Pablo Martinez Monsivais, Associated Press
WASHINGTON — His agenda tattered by last year's confrontations and missteps, President Barack Obama begins 2014 clinging to the hope of winning a lasting legislative achievement: an overhaul of immigration laws.
It will require a deft and careful use of his powers, combining a public campaign in the face of protests over his administration's record number of deportations with quiet, behind-the-scenes outreach to Congress, something seen by lawmakers and immigration advocates as a major White House weakness.
In recent weeks, both Obama and House Speaker John Boehner, R-Ohio, have sent signals that raised expectations among overhaul supporters that 2014 could still yield the first comprehensive change in immigration laws in nearly three decades. If successful, it would fulfill an Obama promise many Latinos say is long overdue.
The Senate last year passed a comprehensive, bipartisan bill that addressed border security, provided enforcement measures and offered a path to citizenship for the estimated 11 million immigrants living in the United States illegally. House leaders, pressed by tea party conservatives, demanded a more limited and piecemeal approach.
Indicating a possible opening, Obama has stopped insisting the House pass the Senate version. And two days after calling Boehner to wish him happy birthday in November, Obama made it clear he could accept the House's bill-by-bill approach, with one caveat: In the end, "we're going to have to do it all."
Boehner, for his part, in December hired Rebecca Tallent, a former top aide to Sen. John McCain, R-Ariz., and most recently the director of a bipartisan think tank's immigration task force. Even opponents of a broad immigration overhaul saw Tallent's selection as a sign legislation had suddenly become more likely. Boehner also fed speculation he would ignore tea party pressure, bluntly brushing back their criticism of December's modest budget agreement.
"We believe immigration reform is going to pass," White House spokesman Jay Carney said Tuesday. "It's going to pass, you know, and it's up to the House to decide when. But it's going to happen."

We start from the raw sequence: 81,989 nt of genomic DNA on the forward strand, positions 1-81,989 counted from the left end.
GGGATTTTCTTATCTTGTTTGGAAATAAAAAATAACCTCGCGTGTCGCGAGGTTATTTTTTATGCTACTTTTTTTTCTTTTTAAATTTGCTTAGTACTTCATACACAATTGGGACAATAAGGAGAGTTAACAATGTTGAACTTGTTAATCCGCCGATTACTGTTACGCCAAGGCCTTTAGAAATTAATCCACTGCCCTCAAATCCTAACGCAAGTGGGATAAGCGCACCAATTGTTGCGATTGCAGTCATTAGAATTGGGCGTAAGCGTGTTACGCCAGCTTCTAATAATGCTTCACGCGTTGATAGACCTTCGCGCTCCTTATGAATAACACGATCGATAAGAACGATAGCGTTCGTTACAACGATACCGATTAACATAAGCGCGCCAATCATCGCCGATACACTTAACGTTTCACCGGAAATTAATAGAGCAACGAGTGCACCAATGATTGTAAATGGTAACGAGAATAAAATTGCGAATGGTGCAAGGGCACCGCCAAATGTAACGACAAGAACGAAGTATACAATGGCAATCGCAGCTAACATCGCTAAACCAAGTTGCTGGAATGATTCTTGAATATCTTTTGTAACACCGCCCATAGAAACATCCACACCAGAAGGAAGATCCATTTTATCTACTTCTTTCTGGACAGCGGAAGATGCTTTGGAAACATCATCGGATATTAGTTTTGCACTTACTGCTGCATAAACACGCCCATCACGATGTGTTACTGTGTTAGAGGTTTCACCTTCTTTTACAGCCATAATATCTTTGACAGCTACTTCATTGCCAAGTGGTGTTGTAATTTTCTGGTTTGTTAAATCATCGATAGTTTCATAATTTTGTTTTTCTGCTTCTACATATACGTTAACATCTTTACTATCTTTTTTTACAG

Republican pollster David Winston, who regularly consults with the House leadership, said the task ahead for both sides is to distinguish the key issues they must have in the legislation from those that are merely preferences.
"The question is what are the core things that Republicans can't move away from, what are the core things that Democrats can't walk away from," he said. "That's part of the process of going back and forth."
If successful, an immigration compromise could restore some luster to Obama's agenda, tarnished in 2013 by failures on gun legislation, bipartisan pushback on his efforts to take military action against Syria and the disastrous enrollment start for his health care law.
Obama has repeatedly argued that final immigration legislation must contain a path toward citizenship for immigrants living in the United States illegally. Opponents argue citizenship rewards lawbreakers, and many Republicans are loath to support any measure granting citizenship no matter how difficult and lengthy that path may be.
But some advocates of reform are beginning to rally around an idea to grant immigrants legal status in the U.S. and leave the question of citizenship out of the legislation. In other words, they can work, but not vote.
"I don't think this is a good idea because citizenship is important, but I don't think it is a big deal breaker either," Rep. Luis Gutierrez, D-Ill., a leading congressional advocate for overhauling U.S. immigration law, said in a speech last month. "Right now we have to stop the deportations that are breaking up families. And if we do not get citizenship this year, we will be back next year and the year after that."
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